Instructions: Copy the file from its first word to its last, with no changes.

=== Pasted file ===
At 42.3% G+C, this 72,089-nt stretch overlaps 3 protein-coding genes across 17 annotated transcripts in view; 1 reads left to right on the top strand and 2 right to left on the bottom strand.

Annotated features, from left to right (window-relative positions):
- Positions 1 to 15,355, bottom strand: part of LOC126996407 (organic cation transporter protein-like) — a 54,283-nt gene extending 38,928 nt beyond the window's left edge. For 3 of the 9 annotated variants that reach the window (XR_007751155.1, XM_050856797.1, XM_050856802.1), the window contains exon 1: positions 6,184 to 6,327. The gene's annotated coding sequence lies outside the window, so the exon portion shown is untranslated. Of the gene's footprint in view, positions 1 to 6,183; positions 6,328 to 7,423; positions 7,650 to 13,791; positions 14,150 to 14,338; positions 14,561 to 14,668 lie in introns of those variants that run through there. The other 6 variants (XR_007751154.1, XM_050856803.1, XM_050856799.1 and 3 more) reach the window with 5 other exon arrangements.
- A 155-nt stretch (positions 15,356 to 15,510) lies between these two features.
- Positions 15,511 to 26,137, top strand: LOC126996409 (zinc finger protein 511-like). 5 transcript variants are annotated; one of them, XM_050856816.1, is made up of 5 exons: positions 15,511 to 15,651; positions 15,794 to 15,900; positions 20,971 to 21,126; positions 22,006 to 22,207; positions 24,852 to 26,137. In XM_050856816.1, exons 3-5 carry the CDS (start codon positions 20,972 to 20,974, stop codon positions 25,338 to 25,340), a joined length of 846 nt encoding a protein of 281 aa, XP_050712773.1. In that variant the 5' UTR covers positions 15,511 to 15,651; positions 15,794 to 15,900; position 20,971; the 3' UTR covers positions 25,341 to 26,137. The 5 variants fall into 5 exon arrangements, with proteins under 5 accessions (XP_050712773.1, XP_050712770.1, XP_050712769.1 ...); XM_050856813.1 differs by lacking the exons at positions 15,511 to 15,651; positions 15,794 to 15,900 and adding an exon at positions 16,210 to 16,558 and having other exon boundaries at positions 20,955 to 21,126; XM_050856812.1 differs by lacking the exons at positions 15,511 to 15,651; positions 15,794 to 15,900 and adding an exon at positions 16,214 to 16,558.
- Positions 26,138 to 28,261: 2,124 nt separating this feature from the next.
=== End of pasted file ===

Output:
At 42.3% G+C, this 72,089-nt stretch overlaps 3 protein-coding genes across 17 annotated transcripts in view; 1 reads left to right on the top strand and 2 right to left on the bottom strand.

Annotated features, from left to right (window-relative positions):
- Positions 1 to 15,355, bottom strand: part of LOC126996407 (organic cation transporter protein-like) — a 54,283-nt gene extending 38,928 nt beyond the window's left edge. For 3 of the 9 annotated variants that reach the window (XR_007751155.1, XM_050856797.1, XM_050856802.1), the window contains exon 1: positions 6,184 to 6,327. The gene's annotated coding sequence lies outside the window, so the exon portion shown is untranslated. Of the gene's footprint in view, positions 1 to 6,183; positions 6,328 to 7,423; positions 7,650 to 13,791; positions 14,150 to 14,338; positions 14,561 to 14,668 lie in introns of those variants that run through there. The other 6 variants (XR_007751154.1, XM_050856803.1, XM_050856799.1 and 3 more) reach the window with 5 other exon arrangements.
- A 155-nt stretch (positions 15,356 to 15,510) lies between these two features.
- Positions 15,511 to 26,137, top strand: LOC126996409 (zinc finger protein 511-like). 5 transcript variants are annotated; one of them, XM_050856816.1, is made up of 5 exons: positions 15,511 to 15,651; positions 15,794 to 15,900; positions 20,971 to 21,126; positions 22,006 to 22,207; positions 24,852 to 26,137. In XM_050856816.1, exons 3-5 carry the CDS (start codon positions 20,972 to 20,974, stop codon positions 25,338 to 25,340), a joined length of 846 nt encoding a protein of 281 aa, XP_050712773.1. In that variant the 5' UTR covers positions 15,511 to 15,651; positions 15,794 to 15,900; position 20,971; the 3' UTR covers positions 25,341 to 26,137. The 5 variants fall into 5 exon arrangements, with proteins under 5 accessions (XP_050712773.1, XP_050712770.1, XP_050712769.1 ...); XM_050856813.1 differs by lacking the exons at positions 15,511 to 15,651; positions 15,794 to 15,900 and adding an exon at positions 16,210 to 16,558 and having other exon boundaries at positions 20,955 to 21,126; XM_050856812.1 differs by lacking the exons at positions 15,511 to 15,651; positions 15,794 to 15,900 and adding an exon at positions 16,214 to 16,558.
- Positions 26,138 to 28,261: 2,124 nt separating this feature from the next.